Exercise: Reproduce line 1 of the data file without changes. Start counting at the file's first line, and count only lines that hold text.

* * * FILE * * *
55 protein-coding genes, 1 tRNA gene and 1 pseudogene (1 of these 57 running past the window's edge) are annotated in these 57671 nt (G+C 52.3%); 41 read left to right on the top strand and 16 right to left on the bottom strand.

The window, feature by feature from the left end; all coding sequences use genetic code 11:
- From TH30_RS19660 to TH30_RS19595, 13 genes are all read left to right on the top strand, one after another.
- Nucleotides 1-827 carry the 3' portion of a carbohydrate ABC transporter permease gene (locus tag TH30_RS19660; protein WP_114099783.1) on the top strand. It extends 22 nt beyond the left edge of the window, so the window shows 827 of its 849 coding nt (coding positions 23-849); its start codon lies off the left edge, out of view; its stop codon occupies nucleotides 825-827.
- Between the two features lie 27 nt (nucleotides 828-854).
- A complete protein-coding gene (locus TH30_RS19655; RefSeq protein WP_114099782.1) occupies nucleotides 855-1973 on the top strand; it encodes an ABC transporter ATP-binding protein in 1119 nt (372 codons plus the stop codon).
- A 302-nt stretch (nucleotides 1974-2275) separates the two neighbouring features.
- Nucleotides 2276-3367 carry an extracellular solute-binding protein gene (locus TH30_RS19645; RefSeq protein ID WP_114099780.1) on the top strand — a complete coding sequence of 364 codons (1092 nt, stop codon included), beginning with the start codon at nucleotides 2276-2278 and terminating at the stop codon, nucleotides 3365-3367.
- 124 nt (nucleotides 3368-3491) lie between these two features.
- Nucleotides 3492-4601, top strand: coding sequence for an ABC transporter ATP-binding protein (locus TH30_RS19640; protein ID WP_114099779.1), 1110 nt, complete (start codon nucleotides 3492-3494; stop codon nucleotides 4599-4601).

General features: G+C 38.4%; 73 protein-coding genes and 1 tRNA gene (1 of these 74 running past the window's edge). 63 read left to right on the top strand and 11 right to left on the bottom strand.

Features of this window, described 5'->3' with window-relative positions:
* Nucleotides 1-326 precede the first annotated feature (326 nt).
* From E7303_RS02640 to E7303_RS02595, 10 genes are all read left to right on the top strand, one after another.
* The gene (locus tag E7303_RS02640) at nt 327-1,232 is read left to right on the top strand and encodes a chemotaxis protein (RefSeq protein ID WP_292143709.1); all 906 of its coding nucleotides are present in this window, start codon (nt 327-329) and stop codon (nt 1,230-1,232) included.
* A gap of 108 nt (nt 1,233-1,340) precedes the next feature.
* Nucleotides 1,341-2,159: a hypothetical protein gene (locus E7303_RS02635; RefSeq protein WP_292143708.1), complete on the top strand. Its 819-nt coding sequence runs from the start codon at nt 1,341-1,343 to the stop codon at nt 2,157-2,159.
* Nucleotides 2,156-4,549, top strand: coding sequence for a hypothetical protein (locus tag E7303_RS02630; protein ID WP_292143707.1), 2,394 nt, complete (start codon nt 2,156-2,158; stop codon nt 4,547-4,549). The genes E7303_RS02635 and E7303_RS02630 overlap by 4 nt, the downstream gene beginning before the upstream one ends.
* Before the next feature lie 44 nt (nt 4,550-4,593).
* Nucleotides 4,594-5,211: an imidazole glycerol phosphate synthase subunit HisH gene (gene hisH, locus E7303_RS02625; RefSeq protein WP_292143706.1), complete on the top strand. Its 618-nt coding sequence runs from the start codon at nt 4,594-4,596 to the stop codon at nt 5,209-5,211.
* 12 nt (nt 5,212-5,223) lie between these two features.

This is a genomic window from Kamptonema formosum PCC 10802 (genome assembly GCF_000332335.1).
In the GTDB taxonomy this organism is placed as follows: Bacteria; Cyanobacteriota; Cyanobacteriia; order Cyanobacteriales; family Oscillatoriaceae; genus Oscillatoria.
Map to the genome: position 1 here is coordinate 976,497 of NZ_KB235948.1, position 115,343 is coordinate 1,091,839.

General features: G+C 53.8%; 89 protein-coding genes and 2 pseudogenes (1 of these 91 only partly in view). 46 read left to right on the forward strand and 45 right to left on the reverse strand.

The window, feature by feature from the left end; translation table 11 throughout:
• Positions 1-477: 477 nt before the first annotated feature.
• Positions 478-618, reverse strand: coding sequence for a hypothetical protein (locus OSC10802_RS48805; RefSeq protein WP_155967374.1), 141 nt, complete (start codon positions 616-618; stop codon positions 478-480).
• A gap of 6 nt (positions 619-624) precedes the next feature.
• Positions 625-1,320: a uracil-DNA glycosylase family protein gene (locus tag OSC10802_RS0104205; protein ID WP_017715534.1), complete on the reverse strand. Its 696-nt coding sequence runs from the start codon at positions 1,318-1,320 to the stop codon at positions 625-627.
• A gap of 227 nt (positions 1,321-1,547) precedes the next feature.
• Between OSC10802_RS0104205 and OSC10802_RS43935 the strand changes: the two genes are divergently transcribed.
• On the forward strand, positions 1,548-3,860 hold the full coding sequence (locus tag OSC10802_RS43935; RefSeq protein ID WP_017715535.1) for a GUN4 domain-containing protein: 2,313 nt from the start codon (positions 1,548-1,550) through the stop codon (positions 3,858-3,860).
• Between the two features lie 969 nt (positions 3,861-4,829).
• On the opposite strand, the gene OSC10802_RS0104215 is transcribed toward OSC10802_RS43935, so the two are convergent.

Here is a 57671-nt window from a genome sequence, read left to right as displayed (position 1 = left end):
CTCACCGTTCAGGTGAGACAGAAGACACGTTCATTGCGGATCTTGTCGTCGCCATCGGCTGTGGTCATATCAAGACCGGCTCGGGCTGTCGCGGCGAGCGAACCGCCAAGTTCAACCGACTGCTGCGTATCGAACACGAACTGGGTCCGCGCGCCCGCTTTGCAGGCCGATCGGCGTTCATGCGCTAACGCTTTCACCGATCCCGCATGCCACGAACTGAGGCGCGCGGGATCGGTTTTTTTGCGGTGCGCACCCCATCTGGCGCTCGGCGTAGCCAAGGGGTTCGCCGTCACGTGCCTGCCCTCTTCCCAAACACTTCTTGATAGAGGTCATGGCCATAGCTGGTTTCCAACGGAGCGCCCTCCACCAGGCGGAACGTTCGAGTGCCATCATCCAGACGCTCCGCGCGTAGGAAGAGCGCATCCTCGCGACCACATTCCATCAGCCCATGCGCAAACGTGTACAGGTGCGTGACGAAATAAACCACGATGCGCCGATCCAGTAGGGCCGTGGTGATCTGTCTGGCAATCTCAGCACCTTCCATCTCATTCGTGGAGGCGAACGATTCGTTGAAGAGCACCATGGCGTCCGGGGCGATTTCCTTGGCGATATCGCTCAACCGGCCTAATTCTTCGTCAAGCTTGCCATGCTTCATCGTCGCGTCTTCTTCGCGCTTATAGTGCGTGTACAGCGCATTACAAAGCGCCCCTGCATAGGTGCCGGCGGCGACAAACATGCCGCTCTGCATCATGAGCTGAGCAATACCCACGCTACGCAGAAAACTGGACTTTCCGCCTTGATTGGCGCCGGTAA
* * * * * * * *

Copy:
55 protein-coding genes, 1 tRNA gene and 1 pseudogene (1 of these 57 running past the window's edge) are annotated in these 57671 nt (G+C 52.3%); 41 read left to right on the top strand and 16 right to left on the bottom strand.